21:24 GMT26 July 2021
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    The recent shootout, in which two small children were shot, has been described as “breaking new boundaries” and “another border crossed”, sparking an uproar from politicians across the aisle. In recent years, Sweden has seen a marked uptick in violent crime, going against

    Two small children have been injured in what was believed to be a gang shootout in Visättra south of Stockholm.

    A five-year-old girl and a six-year-old boy who were out playing were hit by several shots in the legs, the newspaper Aftonbladet reported. A total of nine people have been arrested on suspicion of involvement in the shooting. The police described some of them as having links to gang networks.

    The two children and an injured adult were taken to hospital, where the gunshot wounds were treated. Their wounds were described as not being life-threatening. According to the police, there is nothing to indicate that the children were targets.

    The shooting is thought to have been preceded by a brawl on a bridge, which escalated when gunshots were heard.

    A local described the incident to Aftonbladet as “uncomfortable”, adding that “you don't dare to let the children play by themselves anymore”.

    A major police operation was subsequently carried out at the crime scene. Among others, the police officers went from door to door, gathering eyewitness reports and observations.

    The incident sparked a strong outcry of anger and condemnation from Swedish politicians from across the political spectrum.

    “This is indescribable darkness. It is difficult to take in, but we see that new borders are constantly being crossed in Sweden around this serious crime,” Moderates legal policy spokesman Johan Forssell told national broadcaster SVT, calling for “completely different measures to deal with growing gang crime”.

    The national-conservative Sweden Democrats went so far as to call on the justice minister to resign.

    “Enough now. Do the right thing. Kick Morgan Johansson out when the parliament opens again” the party's environmental policy spokesman Martin Kinnunen tweeted.

    The Liberals also strongly condemned the shooting.

    “It hit me in the stomach when I learned this morning that two children <...> were injured in the shooting south of Stockholm last night. The border has long been crossed and the fact that children are now falling victim to the gangland shootings confirms that Sweden is in a deep crisis,” Liberal leader Nyamko Sabuni wrote in a Facebook post.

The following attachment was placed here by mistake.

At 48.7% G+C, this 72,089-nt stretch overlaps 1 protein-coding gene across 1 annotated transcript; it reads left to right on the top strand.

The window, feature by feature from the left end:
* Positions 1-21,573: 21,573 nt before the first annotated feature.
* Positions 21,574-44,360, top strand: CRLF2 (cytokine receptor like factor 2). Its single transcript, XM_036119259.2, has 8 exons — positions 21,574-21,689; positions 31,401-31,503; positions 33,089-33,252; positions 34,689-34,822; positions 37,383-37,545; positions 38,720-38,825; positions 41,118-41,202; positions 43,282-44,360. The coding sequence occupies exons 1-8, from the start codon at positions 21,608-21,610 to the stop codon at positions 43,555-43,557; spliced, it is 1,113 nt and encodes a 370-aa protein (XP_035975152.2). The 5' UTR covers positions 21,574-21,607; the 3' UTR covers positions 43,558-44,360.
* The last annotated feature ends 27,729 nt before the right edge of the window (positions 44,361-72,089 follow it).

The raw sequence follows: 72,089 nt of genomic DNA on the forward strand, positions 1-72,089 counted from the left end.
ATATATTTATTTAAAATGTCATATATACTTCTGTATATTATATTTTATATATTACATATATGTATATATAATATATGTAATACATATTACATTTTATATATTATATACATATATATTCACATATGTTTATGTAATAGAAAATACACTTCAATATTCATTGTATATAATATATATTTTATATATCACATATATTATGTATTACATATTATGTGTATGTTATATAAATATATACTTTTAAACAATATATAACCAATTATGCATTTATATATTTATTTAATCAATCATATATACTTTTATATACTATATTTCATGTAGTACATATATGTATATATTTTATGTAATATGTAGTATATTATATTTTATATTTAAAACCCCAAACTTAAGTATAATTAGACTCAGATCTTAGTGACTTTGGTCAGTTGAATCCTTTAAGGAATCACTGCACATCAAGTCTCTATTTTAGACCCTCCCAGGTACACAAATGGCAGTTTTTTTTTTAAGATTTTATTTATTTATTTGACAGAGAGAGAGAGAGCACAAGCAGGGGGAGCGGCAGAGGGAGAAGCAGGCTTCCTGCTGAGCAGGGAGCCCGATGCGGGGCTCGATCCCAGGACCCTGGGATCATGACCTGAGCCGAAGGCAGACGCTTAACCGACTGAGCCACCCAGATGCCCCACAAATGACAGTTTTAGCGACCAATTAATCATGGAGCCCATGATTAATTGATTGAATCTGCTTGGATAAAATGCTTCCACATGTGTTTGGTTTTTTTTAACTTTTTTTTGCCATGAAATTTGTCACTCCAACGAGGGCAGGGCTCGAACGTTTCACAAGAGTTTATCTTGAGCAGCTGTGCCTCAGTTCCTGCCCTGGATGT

Even Christian Democrat party leader Ebba Busch took to Twitter to decry the incident.

    “Police murders and now playing toddlers. This evil spares no means to break new boundaries. Everyone's security is threatened. It is absolutely sad that Sweden has ended up here, but we must acknowledge what reality looks like. My thoughts are with the families affected,” Busch said.

    Social Democrat Interior Minister Mikael Damberg said that the large-scale police resources have been dedicated to the case and emphasised the necessity that the culprits behind this “senseless violence” are prosecuted so that children are always able to feel safe.

    Unlike may EU nations, Sweden has seen a spike in violent crime in recent decades and gradually worked its way up from bottom to top among EU nations in terms of fatal shooting statistics per year, breaking several annual records in a row. As the formerly peaceful Scandinavian country soared to the second spot, behind only Croatia in a recent EU survey, a recent report by the country's Crime Prevention Council (Brå) called this trend unique and emphasised that the criminal environments linked to illegal drug trafficking and criminal groups account for eight out of ten shootings.

    Erik Nord, the head of the Greater Gothenburg police area, admitted a link between mass shootings and immigration, emphasising that “basically everyone who shoots or is shot in gang conflicts originates from the Balkans, the Middle East, or North or East Africa”. The victims were shot in the Flemingsberg district of Visättra, south of Stockholm, which is predominantly populated by immigrants. 


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